A federal judge ordered Utah election officials on Wednesday to include the new United Utah Party and its candidate Jim Bennett on the ballot in the November special election to replace former Rep. Jason Chaffetz.
“The state’s interests do not require or justify effectively barring UUP and its candidate, Mr. Bennett, from participating in the special election as a new political party,” U.S. District Court Judge David Nuffer wrote in an order released Wednesday.
The office of Lt. Gov. Spencer Cox initially had refused to allow Bennett on the ballot because the UUP had not qualified as an official party before the filing deadline for candidates — but the party finally met the last of those qualifications earlier this week.
Bennett’s lawyer argued in a hearing last month that the state simply did not envision the need to allow a new party on the ballot when it came up with an expedited election schedule — which meant the UUP would have had to read minds in order to start its formation months before Chaffetz resigned in order to qualify.
“If what one has to do to get on the ballot is be a soothsayer, that’s a pretty high burden,” said attorney Bryan Sells.
Nuffer agreed in his order on Wednesday.
He said Bennett’s attorneys came up with a schedule that demonstrated the state could have allowed formation of a new party “and still use the municipal primary and general election dates” included in the shortened time frame for the special election.
The judge added, “Though they were rebuffed in their early attempts to form a party and designate a candidate, the plaintiffs have demonstrated compliance with reasonable expectations.”
Nuffer also said that the lieutenant governor’s office had the power to certify the new party and Bennett more quickly than it actually did — if it had chosen to do so.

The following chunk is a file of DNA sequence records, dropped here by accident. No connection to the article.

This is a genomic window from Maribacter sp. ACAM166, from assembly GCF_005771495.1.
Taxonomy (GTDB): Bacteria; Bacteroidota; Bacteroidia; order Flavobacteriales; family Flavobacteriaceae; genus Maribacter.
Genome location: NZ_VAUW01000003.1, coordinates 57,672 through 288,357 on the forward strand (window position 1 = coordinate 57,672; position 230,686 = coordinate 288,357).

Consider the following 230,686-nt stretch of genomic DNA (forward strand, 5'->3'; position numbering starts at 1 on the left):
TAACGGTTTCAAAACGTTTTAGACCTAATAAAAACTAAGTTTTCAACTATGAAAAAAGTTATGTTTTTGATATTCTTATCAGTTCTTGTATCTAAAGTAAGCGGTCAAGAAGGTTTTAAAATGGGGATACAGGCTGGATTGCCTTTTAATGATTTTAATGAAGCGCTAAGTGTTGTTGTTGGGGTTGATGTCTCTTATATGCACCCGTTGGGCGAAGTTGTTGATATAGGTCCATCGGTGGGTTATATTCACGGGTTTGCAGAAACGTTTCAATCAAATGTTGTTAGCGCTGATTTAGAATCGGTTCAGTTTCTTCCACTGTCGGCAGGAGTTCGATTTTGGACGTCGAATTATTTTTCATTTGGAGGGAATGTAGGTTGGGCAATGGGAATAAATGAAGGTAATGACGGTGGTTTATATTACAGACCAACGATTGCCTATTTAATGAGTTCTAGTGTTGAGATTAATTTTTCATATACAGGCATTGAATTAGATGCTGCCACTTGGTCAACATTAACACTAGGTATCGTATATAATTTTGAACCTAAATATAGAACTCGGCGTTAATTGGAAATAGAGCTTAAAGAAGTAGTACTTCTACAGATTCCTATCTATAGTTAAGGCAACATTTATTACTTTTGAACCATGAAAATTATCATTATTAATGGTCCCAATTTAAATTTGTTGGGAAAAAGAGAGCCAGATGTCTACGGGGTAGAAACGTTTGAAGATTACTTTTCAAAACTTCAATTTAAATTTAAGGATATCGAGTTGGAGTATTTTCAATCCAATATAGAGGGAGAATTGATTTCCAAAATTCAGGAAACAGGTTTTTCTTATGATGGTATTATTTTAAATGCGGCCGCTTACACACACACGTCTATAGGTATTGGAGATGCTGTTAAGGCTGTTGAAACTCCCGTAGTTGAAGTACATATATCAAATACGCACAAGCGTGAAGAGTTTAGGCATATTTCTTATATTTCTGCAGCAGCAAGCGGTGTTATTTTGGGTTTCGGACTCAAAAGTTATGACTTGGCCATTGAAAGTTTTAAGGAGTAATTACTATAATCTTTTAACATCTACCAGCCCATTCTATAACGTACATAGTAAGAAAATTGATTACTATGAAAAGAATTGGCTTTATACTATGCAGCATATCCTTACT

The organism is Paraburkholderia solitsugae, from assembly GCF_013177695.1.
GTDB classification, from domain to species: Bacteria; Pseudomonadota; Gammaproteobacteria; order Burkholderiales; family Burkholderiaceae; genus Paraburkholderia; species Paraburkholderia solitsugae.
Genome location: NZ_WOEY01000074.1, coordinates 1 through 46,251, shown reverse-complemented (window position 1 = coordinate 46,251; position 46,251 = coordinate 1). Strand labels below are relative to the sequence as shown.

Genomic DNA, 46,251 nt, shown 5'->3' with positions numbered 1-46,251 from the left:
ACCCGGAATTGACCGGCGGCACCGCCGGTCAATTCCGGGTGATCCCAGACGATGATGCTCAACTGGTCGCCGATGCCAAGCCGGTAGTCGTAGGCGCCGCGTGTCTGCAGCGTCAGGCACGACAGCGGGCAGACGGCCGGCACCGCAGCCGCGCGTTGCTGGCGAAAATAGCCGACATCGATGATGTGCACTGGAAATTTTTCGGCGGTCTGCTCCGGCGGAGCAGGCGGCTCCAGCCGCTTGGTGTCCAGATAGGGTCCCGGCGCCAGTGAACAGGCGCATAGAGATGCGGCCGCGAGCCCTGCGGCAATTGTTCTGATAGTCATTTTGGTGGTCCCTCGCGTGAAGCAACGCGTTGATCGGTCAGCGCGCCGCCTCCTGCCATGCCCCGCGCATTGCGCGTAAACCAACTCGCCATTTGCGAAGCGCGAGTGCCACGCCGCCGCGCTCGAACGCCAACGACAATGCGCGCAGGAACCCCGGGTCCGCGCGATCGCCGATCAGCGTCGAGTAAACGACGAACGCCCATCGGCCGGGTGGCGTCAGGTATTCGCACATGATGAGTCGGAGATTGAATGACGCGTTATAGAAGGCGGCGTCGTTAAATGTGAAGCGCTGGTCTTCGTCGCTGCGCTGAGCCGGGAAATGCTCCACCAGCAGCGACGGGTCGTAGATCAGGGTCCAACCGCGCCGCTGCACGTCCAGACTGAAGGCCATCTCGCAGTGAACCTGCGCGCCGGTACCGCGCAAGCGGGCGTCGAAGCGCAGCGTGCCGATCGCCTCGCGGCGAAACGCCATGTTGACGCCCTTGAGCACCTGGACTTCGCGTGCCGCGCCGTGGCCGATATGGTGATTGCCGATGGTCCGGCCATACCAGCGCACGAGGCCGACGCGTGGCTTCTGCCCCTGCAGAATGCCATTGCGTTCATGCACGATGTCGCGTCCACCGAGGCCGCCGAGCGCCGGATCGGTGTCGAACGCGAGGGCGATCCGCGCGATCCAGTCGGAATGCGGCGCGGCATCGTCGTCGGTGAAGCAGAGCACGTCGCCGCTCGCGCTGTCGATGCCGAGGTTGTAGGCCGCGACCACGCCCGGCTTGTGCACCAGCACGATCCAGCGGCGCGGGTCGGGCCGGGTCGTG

“The election office was not required to take 30 days to review the UUP petition. But it did, even though the work could have been completed in two days,” Nuffer wrote.
Also, the judge ruled that because Bennett is the unopposed nominee of the UUP, Utah law does not require it to participate in the Aug. 15 primary election. “Without the need for a primary election, UUP is ready to participate in the special general election,” he wrote.
Nuffer added that his order is in the public interest because it “serves to provide another option to voters in the special election. Failure to issue an injunction would deny voters an important choice.”
Bennett, a son of the late three-term Sen. Bob Bennett and a registered Republican prior to Donald Trump’s presidential run, cheered the order on Wednesday.
“We knew this was right from the very beginning when I originally attempted to file, but unfortunately we’ve had to fight to prove what the state was doing was unconstitutional,” Bennett said. “I took on the establishment and won, and I’m going to go on and do the same thing in Washington, D.C.”
United Utah Party Chairman Richard Davis expressed relief at the decision. “The state has attempted to stifle competition by providing no means for a new party to be on the ballot in the special election, and then seeking to block us from participating once we did form. Fortunately, Judge Nuffer saw through that effort.”
Cox, the state’s top election officer who was sued by the new party, issued a statement saying, “While we may not agree with the judge‘s ruling, we do not intend to appeal his decision.”
Cox added, “The actions of my office were consistent with existing Utah statutes and with the sole interest of running an orderly election based on the law. It is unprecedented to place a political party candidate on the ballot before the political party is certified, and without a court order we could not make special exceptions for one candidate.”
While Bennett has said he felt Republican leaders were trying to keep him and the new party off the ballot for political reasons, Cox said his actions were never “intended to disfavor them in any way.”
Bennett has been campaigning while his candidacy was in limbo — including appearing in parades and at community events. But he said fundraising was difficult when he was unsure if he would be on the ballot.
“Many voters who don’t feel they belong either on the left or the right will discover that I am closer to representing their views than any other option out there,” Bennett said Wednesday. “It’s just so happens I’m not a Republican or a Democrat — I’m a Uniter.”